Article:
Conor Trainor


What did you want to become when you were a child?

I definitely wasn’t thinking about having to work when I was younger so I’m sure you could say I wanted to be an athlete. I spent all my time outside exploring and playing with buddies. I think high school was the first time I realized people had to make money to support themselves and I knew I wanted to be an engineer.


Career wise, how long have you been playing rugby for?
I started playing rugby in grade nine just because a lot of my friends were involved and I had recently stopped playing soccer, which was my main sport at the time. By grade 12 I had become one of the better players in the province, mainly because I had had a big growth spurt! I started playing at a high level when I selected for the Canadian U-20 National team at 18. From there I made the sevens team which I have played on for seven years and the fifteens team which I have played on for six years. 

What has been your greatest accomplishment so far:

I’m most proud of the two gold medals we won at the Panam Games in 2011 and 2015. In both semi-finals we came from behind to beat the USA and in both finals I scored two tries and we came from behind to beat Argentina.

Who inspires you?

I grew up with a ton of great role models with my parents being at the top of the list.  Hard work and belief were instilled upon me from a young age. An athletic performance I’ve looked up to in recent years is Derek Redmond in the 1992 Olympic Games. He tore his hamstring, but finished the race and it always reminds me how much work is required when no one is watching and how quickly sport can be taken away from you. He had put in years of work only to come up short in the eyes of viewers, but he would be able to walk away knowing he gave it his all.

What aspects of your job do you like best/least?

My favourite aspect is that ‘playing rugby’ is called a job! I never forget how lucky I am and my parents definitely don’t let me forget that I am living the dream. My least favourite part is that players have to come overseas to make a living. It would be amazing to live in Canada and be able to do this.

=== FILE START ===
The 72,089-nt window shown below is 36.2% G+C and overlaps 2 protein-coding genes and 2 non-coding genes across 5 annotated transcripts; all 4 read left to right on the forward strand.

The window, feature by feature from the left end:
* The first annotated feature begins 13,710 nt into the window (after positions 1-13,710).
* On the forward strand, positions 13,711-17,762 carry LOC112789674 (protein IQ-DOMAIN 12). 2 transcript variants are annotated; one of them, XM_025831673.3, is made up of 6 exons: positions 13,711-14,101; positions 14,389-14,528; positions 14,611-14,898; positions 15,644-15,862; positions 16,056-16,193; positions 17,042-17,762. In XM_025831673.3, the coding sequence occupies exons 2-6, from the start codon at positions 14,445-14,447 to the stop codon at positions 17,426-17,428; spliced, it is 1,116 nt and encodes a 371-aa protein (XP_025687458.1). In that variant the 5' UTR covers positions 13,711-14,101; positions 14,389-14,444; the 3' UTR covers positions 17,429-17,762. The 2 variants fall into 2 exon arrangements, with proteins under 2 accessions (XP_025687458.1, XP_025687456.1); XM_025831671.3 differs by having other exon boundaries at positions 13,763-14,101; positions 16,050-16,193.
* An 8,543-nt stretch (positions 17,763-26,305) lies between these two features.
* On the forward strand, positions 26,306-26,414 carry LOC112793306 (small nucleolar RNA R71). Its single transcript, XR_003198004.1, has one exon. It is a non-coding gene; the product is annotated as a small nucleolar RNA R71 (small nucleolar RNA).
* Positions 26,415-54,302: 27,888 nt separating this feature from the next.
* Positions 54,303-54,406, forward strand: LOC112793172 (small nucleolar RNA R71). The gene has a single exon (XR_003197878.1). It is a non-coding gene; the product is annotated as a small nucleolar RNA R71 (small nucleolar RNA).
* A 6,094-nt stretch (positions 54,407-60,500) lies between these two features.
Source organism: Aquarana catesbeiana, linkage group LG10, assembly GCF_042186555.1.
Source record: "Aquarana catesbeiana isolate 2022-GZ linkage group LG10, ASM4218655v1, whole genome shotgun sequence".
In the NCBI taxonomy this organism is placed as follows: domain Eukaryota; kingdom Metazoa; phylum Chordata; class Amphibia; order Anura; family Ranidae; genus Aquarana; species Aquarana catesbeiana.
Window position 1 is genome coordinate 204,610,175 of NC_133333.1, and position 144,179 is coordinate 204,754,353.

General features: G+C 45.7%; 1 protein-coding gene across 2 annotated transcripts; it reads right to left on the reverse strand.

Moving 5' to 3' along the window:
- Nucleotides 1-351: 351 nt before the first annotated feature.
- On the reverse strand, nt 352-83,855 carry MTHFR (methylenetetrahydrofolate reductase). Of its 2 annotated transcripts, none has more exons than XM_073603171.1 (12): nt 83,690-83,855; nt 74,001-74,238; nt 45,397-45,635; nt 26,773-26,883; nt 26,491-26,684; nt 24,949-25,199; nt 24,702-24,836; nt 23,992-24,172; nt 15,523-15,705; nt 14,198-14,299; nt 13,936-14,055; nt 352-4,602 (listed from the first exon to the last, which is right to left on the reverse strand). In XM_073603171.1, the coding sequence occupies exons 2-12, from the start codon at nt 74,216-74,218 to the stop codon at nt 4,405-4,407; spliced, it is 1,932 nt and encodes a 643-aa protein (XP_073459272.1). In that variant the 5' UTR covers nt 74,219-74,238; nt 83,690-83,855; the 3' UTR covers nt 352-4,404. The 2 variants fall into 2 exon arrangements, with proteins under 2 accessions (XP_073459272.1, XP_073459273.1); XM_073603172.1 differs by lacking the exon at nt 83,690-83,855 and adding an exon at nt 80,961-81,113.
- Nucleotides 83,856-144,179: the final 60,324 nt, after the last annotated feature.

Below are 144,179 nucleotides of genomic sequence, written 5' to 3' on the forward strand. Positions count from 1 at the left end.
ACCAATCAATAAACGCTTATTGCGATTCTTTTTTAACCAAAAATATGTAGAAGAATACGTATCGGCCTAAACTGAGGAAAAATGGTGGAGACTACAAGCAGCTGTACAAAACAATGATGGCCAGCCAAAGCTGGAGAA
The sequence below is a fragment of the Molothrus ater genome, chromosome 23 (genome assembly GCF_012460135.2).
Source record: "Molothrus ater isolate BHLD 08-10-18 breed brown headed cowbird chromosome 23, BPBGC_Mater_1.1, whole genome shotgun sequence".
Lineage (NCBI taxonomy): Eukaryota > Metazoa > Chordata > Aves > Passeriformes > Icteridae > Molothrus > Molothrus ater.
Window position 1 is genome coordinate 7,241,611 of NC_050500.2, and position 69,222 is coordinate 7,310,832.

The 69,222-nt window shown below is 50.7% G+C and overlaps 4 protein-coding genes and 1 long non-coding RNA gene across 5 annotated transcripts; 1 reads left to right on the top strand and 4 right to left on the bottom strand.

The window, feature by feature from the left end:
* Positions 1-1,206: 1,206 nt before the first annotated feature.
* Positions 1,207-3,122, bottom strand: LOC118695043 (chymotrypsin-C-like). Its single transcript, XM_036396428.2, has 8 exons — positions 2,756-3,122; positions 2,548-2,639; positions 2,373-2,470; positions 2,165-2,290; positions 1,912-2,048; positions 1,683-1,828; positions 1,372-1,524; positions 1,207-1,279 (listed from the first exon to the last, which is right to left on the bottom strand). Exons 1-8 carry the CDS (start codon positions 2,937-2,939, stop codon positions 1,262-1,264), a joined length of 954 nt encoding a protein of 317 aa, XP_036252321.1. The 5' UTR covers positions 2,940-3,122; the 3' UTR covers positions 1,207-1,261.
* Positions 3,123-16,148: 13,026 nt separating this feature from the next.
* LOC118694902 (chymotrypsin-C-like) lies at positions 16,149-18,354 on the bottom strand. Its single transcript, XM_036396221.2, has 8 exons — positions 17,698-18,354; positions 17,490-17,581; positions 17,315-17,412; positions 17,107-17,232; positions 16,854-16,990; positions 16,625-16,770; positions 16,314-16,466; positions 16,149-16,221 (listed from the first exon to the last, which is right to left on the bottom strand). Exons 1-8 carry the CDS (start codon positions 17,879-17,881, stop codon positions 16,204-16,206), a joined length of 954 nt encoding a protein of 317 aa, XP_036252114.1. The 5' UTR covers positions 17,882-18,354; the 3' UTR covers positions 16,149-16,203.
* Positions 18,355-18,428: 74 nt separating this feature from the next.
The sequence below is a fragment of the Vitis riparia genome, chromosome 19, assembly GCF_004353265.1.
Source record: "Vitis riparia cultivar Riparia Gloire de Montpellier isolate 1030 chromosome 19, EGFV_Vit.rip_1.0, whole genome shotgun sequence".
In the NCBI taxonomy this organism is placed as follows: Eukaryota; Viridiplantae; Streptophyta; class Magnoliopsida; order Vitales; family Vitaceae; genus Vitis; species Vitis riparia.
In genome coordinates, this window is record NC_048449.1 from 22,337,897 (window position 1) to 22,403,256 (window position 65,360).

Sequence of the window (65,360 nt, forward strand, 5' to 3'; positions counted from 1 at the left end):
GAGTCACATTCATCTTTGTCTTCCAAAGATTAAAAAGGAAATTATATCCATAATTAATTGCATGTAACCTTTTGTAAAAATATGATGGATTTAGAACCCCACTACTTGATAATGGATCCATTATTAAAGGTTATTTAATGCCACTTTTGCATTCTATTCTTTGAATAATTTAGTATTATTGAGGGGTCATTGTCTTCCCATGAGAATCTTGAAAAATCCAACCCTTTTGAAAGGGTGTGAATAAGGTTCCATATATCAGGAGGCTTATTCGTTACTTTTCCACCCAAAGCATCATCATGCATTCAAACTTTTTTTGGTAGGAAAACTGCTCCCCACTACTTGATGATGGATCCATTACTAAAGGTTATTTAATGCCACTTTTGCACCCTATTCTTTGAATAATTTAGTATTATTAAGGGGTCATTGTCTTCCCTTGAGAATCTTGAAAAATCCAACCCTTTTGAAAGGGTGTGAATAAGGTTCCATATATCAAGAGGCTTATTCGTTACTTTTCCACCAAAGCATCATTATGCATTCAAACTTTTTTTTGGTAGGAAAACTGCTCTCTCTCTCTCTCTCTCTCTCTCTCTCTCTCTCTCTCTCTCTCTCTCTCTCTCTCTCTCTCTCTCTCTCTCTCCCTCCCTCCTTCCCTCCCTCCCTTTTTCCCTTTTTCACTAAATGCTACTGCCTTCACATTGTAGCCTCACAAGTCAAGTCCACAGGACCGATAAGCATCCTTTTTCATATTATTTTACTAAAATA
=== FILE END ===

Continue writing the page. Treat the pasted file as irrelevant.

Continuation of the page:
How do you bounce back from a defeat?

I think at this level wins and losses are treated the same. Give yourself a moment to be happy or sad and then immediately onto review and the next task. 

What makes you happy?

Most of my friends can tell you I’m at my happiest watching a Romcom and eating great food that I haven’t made. Beyond that I love to hike to an amazing view or go out on my paddle-board. Vancouver and Victoria are great places for both. Also, time spent with friends walking around town or hanging out at the local coffee shop cannot be beaten.

What brings you the greatest satisfaction?

Being able to see definitive results of something I’ve been working on brings great satisfaction. Whether it’s making a tackle or actually being able to communicate in France, having hard work pay off feels great.

What is your favorite song of all time?

Juicy – Notorious BIG

What is the one thing you wish you knew when you were younger?

To stop caring what people will think and to be okay with making mistakes.


What is your biggest guilty pleasure?

White chocolate cheesecake with raspberry sauce or a large bag of Miss Vickeys.

Which living person do you admire most?

My dad for overcoming many challenges in his life and providing me with a great life.


What do you most value in people?


What do you wish to achieve in the next decade?

I’ve barely put thought into next year, but hopefully I will enjoy an amazing rugby career, complete my MBA, and be working on something I enjoy and believe in.  Hopefully have a family of my own by that stage!


What is your motto?

“It’s just money”

Where do you see yourself in 5 years?

Happy and in the sun

Any advice for those wanting to pursue rugby as a career?

I’ll direct it at North American’s. Don’t judge yourself by the people you’re playing with.  Judge yourself by the best in the world and work everyday to improve.


Any last words?

Don’t be afraid to be selfish with your time.

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